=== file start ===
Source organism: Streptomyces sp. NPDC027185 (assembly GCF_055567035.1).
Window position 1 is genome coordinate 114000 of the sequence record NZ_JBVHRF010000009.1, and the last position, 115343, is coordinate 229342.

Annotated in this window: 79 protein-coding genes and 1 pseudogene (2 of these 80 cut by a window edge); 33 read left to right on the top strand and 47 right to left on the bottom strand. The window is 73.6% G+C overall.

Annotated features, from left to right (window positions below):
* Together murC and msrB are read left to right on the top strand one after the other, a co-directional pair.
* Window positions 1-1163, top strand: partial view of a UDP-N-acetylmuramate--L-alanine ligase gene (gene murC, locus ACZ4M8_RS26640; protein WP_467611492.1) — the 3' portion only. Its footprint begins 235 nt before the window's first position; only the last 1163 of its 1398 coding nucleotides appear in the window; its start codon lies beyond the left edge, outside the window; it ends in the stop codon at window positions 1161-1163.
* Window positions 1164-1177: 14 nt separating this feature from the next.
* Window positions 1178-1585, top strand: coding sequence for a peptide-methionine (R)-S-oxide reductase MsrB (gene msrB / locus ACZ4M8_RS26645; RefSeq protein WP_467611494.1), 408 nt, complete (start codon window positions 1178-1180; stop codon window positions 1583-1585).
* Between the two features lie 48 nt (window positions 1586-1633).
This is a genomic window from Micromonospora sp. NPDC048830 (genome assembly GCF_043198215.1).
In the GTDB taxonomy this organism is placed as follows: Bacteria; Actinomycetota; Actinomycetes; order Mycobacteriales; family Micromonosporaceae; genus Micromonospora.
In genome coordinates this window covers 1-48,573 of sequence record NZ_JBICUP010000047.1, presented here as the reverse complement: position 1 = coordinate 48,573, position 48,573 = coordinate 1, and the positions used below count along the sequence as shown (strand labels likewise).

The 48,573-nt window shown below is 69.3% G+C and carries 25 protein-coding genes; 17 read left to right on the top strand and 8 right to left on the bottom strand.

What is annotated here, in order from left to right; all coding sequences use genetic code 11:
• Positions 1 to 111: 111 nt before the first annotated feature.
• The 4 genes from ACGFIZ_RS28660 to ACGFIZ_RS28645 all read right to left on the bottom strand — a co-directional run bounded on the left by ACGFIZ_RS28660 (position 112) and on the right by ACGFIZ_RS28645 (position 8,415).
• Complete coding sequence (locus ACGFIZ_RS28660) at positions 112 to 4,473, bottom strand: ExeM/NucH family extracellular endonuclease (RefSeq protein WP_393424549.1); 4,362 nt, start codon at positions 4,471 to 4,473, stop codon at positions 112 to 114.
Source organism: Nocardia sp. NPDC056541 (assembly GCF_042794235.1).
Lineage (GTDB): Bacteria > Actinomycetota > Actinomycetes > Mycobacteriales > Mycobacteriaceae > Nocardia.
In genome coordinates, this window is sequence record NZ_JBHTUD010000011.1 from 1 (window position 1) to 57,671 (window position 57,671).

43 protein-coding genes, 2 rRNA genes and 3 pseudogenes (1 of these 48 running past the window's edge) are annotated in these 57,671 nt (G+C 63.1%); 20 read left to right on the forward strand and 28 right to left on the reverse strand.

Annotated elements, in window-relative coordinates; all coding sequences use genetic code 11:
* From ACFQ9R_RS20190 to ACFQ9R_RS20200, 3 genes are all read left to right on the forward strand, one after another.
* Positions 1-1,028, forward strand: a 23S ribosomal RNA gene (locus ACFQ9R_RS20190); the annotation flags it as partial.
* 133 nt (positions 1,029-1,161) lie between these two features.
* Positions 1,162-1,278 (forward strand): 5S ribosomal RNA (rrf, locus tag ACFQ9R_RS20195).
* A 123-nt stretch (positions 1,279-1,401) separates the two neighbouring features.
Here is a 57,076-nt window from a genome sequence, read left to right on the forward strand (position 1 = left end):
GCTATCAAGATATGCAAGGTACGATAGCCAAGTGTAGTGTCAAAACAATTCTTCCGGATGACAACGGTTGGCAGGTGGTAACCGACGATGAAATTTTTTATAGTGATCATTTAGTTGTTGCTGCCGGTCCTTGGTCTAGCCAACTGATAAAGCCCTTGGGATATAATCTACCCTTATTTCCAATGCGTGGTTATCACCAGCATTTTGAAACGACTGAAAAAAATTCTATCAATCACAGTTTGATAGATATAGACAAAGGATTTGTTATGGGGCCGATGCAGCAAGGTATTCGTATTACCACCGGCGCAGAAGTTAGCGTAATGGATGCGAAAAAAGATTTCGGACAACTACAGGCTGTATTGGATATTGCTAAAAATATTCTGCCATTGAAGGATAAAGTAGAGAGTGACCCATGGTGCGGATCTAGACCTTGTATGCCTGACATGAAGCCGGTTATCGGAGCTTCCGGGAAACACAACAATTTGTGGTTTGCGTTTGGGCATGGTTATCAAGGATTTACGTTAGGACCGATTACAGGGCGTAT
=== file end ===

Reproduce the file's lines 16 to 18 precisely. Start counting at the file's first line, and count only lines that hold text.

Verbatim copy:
• The 4 genes from ACGFIZ_RS28660 to ACGFIZ_RS28645 all read right to left on the bottom strand — a co-directional run bounded on the left by ACGFIZ_RS28660 (position 112) and on the right by ACGFIZ_RS28645 (position 8,415).
• Complete coding sequence (locus ACGFIZ_RS28660) at positions 112 to 4,473, bottom strand: ExeM/NucH family extracellular endonuclease (RefSeq protein WP_393424549.1); 4,362 nt, start codon at positions 4,471 to 4,473, stop codon at positions 112 to 114.
Source organism: Nocardia sp. NPDC056541 (assembly GCF_042794235.1).